The US Navy Seal who claims to have killed Osama bin Laden has described shooting him in the head and how he is now a civilian struggling to survive.
In a 15,000 word piece published in Esquire magazine, the soldier describes his jubilation but also the personal cost he has since suffered.
''I shot him, two times in the forehead. Bap! Bap! The second time as he's going down. He crumpled on to the floor in front of his bed and I hit him again, Bap! same place.''
The man was part of Seal Team Six, which was tasked with flying into Pakistan and killing the al Qaeda leader at his hideout nearly two years ago. He told the magazine he was the only one to shoot bin Laden. He entered bin Laden's third-storey bedroom and saw the terror chief move across the room, while holding on to one of his wives, towards an AK47 rifle.
"He looked confused. And way taller than I was expecting... he was holding her in front of him. Maybe as a shield, I don't know. For me, it was a snapshot of a target ID, definitely him... that's him, boom, done.
"I thought in that first instant how skinny he was, how tall and how short his beard was, all at once. He was wearing one of those white hats, but he had, like, an almost shaved head. Like a crew cut. I remember all that registering.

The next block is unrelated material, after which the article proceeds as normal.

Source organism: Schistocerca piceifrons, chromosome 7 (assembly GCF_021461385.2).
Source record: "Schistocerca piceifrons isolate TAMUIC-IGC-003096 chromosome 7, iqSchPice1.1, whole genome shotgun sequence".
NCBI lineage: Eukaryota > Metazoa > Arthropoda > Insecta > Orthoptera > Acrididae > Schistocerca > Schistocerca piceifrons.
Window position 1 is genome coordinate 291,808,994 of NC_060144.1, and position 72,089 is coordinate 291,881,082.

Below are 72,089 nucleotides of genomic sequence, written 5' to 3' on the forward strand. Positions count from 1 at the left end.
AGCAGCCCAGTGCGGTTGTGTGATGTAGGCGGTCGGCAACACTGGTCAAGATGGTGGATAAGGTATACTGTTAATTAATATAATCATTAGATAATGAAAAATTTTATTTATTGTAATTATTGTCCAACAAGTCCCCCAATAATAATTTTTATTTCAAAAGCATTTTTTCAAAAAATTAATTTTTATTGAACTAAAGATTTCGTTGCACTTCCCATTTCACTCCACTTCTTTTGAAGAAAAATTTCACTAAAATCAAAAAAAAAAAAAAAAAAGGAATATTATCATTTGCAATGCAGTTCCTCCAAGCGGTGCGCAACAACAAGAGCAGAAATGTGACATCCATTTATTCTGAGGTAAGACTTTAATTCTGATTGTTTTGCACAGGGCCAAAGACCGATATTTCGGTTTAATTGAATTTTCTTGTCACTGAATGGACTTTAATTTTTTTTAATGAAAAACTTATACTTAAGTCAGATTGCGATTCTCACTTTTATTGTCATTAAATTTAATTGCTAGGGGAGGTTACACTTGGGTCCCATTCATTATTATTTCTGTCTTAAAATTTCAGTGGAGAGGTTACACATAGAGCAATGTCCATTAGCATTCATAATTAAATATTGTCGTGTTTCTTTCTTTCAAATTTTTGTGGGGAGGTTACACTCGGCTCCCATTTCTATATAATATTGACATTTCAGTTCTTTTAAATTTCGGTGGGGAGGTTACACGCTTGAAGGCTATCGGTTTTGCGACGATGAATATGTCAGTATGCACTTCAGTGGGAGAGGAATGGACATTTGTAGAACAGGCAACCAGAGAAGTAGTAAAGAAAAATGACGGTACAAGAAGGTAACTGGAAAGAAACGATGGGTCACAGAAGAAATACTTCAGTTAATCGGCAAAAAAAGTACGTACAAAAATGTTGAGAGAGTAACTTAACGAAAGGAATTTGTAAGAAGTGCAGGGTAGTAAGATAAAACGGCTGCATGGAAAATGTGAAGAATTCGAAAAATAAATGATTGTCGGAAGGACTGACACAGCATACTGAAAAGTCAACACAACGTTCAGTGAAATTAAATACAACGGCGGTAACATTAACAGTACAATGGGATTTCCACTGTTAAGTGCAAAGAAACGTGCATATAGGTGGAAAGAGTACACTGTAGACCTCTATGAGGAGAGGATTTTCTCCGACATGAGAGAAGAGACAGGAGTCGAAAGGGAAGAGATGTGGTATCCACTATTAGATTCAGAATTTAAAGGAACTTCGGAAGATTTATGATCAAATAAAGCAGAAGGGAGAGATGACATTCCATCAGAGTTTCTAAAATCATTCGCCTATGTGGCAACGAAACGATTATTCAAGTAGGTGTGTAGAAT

"In that second, I shot him, two times in the forehead. Bap! Bap! The second time as he's going down. He crumpled on to the floor in front of his bed and I hit him again, Bap! same place.
''He was dead. Not moving. His tongue was out. I watched him take his last breaths, just a reflex breath."
It was over in 15 seconds. He said most of the team thought they would die on the mission and had written farewell letters to their families.
The interview goes on to reveal the mental and physical price the man has since paid.
He was offered a place on witness protection, his job: delivering beer. He turned it down because he didn't want to lose contact with family and friends.
He had taken part in the interview because after 16 years' service he had no pension or health care. Only those with 20 years' service got the benefits.The soldier also talked about teaching his children to hide in the bath and his wife to use a shotgun out of fear of reprisal.
"He gave so much to his country, and now it seems he's left in the dust," his wife says.
"I feel there's no support, not just for my family but for other families in the community. I honestly have nobody I can go to or talk to. Nor do I feel my husband has gotten much for what he's accomplished in his career," she says.
- © Fairfax NZ News